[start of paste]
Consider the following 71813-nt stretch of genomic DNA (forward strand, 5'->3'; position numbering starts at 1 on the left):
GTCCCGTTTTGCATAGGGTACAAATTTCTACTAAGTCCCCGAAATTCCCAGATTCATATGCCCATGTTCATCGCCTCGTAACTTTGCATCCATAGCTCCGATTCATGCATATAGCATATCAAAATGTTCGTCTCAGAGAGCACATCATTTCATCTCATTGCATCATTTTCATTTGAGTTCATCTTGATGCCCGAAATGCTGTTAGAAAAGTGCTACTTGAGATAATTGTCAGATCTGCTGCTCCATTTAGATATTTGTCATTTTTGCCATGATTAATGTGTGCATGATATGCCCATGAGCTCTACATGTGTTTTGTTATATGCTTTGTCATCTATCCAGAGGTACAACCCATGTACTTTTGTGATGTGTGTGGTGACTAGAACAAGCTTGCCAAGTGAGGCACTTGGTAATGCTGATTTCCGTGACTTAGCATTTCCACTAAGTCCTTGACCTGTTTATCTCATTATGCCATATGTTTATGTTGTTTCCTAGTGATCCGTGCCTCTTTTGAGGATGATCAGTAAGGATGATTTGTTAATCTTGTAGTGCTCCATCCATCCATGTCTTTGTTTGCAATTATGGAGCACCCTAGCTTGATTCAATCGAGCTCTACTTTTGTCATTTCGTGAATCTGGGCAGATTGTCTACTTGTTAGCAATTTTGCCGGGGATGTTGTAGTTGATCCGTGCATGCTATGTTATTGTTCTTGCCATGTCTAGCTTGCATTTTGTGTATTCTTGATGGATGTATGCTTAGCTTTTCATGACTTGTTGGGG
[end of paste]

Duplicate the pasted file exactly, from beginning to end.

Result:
Consider the following 71813-nt stretch of genomic DNA (forward strand, 5'->3'; position numbering starts at 1 on the left):
GTCCCGTTTTGCATAGGGTACAAATTTCTACTAAGTCCCCGAAATTCCCAGATTCATATGCCCATGTTCATCGCCTCGTAACTTTGCATCCATAGCTCCGATTCATGCATATAGCATATCAAAATGTTCGTCTCAGAGAGCACATCATTTCATCTCATTGCATCATTTTCATTTGAGTTCATCTTGATGCCCGAAATGCTGTTAGAAAAGTGCTACTTGAGATAATTGTCAGATCTGCTGCTCCATTTAGATATTTGTCATTTTTGCCATGATTAATGTGTGCATGATATGCCCATGAGCTCTACATGTGTTTTGTTATATGCTTTGTCATCTATCCAGAGGTACAACCCATGTACTTTTGTGATGTGTGTGGTGACTAGAACAAGCTTGCCAAGTGAGGCACTTGGTAATGCTGATTTCCGTGACTTAGCATTTCCACTAAGTCCTTGACCTGTTTATCTCATTATGCCATATGTTTATGTTGTTTCCTAGTGATCCGTGCCTCTTTTGAGGATGATCAGTAAGGATGATTTGTTAATCTTGTAGTGCTCCATCCATCCATGTCTTTGTTTGCAATTATGGAGCACCCTAGCTTGATTCAATCGAGCTCTACTTTTGTCATTTCGTGAATCTGGGCAGATTGTCTACTTGTTAGCAATTTTGCCGGGGATGTTGTAGTTGATCCGTGCATGCTATGTTATTGTTCTTGCCATGTCTAGCTTGCATTTTGTGTATTCTTGATGGATGTATGCTTAGCTTTTCATGACTTGTTGGGG